A couple of years ago we looked at the updated 94/98 Daysack from the Australian Army’s webbing set here. Since then I have added the earlier, unmodified, version of the daysack to the collection and today we are going to look at that version and compare it to the updated example. The Australian Army procured 30,000 sets of ‘Field Pack Large’ and their associated daysacks that were designed to be worn clipped to the outside of the pack. The daysack was a small pack, much like a children’s rucksack, with a curved top and a zip around this section to gain entry to the interior which was a single compartment:
The original design of daysack did not allow it to be worn on its own, having no shoulder straps, instead there were a pair of metal clips on the rear to attach it to the field pack, a small handle to grab it with when dismounted and a pair of straps to secure the bottom to the field pack and prevent it flopping around.:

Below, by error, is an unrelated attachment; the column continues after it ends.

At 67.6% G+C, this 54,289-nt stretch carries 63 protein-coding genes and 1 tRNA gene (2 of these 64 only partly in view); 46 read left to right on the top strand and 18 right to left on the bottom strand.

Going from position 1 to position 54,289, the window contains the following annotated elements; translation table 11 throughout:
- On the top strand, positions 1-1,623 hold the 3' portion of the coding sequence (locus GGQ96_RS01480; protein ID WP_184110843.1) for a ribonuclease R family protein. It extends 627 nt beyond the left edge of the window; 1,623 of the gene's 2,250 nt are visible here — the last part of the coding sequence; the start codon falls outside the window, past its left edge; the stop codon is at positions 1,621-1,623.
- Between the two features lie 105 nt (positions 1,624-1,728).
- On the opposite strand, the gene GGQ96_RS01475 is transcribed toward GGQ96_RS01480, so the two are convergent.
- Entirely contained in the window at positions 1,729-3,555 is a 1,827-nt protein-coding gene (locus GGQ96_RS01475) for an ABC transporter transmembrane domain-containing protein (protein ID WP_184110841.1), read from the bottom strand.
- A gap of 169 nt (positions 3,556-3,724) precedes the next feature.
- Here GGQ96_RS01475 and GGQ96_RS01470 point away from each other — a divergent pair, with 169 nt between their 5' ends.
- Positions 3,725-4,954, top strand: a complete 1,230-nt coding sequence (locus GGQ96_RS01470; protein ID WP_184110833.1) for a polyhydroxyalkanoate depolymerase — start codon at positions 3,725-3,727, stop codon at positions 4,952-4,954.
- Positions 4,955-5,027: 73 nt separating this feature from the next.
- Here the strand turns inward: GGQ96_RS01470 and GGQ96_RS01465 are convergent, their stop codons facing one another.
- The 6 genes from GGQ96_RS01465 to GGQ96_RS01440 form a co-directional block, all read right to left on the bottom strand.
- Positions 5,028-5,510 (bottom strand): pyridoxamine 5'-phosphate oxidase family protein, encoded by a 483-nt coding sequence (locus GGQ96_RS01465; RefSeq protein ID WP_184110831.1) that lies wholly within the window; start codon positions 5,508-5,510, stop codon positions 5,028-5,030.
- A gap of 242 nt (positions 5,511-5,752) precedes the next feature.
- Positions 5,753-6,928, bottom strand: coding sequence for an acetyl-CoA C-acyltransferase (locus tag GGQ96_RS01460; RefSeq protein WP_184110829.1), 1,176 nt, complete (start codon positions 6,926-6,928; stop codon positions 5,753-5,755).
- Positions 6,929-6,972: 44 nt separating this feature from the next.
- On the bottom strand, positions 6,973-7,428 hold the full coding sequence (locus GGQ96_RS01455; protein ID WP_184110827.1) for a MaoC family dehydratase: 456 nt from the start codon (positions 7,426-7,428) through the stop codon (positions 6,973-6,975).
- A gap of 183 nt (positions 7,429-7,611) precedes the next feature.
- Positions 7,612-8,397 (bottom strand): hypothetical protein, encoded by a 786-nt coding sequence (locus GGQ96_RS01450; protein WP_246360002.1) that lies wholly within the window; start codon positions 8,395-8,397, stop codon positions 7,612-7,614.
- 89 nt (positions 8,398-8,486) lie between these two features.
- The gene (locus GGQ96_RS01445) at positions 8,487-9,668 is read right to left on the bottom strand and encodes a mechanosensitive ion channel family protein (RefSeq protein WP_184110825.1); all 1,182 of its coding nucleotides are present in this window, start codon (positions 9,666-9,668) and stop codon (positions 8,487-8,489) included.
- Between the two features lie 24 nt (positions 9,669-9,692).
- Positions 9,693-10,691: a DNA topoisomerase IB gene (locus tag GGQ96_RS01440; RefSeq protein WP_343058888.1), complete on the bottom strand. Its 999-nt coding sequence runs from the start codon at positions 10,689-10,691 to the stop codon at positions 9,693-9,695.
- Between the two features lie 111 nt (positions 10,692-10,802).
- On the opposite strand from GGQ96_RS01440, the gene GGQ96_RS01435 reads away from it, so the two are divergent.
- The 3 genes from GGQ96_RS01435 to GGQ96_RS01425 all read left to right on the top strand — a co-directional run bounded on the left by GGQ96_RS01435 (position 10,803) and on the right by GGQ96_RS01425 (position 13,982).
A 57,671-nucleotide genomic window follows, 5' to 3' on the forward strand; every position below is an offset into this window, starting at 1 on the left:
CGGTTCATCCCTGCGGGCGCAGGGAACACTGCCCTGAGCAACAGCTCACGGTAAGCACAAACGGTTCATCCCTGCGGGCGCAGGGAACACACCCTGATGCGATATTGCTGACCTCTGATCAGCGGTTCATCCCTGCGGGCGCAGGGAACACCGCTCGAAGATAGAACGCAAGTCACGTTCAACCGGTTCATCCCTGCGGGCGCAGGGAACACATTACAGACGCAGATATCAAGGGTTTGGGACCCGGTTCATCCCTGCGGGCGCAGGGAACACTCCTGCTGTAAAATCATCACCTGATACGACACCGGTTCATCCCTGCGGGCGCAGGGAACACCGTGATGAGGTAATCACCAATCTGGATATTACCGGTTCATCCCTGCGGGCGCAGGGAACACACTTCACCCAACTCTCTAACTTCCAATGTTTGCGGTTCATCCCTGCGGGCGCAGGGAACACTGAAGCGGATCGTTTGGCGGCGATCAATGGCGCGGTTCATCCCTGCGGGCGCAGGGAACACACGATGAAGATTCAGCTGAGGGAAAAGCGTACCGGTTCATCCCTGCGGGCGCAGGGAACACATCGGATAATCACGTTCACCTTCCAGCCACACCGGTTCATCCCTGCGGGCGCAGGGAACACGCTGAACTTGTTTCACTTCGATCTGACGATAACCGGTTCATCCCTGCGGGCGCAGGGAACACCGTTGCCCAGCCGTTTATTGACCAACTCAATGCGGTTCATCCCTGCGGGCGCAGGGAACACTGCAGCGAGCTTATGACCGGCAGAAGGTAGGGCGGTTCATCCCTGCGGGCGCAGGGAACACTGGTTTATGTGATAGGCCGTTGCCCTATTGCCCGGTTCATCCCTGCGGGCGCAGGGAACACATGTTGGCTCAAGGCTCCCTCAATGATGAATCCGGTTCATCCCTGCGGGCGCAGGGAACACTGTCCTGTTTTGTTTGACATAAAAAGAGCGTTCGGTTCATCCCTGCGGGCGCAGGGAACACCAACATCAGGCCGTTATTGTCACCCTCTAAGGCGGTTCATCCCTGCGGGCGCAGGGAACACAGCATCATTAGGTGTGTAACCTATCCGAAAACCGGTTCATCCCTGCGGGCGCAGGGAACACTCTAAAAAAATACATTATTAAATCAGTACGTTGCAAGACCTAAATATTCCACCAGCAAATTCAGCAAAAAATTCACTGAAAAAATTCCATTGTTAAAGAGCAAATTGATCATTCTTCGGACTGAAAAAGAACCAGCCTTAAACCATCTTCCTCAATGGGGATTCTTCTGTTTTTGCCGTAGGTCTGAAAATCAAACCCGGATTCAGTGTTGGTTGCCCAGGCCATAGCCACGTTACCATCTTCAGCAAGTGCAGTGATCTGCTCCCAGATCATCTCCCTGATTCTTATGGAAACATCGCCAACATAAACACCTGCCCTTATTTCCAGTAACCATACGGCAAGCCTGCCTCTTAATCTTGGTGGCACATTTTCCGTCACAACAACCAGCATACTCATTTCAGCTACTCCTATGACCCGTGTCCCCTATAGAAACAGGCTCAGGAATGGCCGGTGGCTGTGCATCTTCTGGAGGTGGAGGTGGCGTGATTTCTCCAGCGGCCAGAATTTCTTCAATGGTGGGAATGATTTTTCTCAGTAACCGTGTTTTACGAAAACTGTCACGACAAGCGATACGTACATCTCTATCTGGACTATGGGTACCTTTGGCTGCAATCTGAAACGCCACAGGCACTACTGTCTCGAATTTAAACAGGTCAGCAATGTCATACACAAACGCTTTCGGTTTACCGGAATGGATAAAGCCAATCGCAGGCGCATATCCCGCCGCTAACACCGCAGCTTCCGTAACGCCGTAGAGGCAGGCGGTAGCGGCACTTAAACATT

There are a set of loops on the shoulder yoke of the 1988 pattern set that might allow you to attach the day sack directly to it, although I have not tried this and it would seem very awkward. A small pocket with a flap secured with Velcro is fitted to one side of the pack:
The pack is stamped inside with the date of manufacture, in this case 1995:
The design was quickly updated with shoulder straps to allow it to be carried on its own, and these made it a more practical design. It is interesting to compare the two iterations side by side:
It is nice to have both versions of the daysack and it shows how these things never stay still for long, with military equipment subject to constant evolution as practical experience highlights areas for improvement.
commonly called ‘jetpack’ in the aussie army, rarely used by anyone, definitely not considered Gucci kit…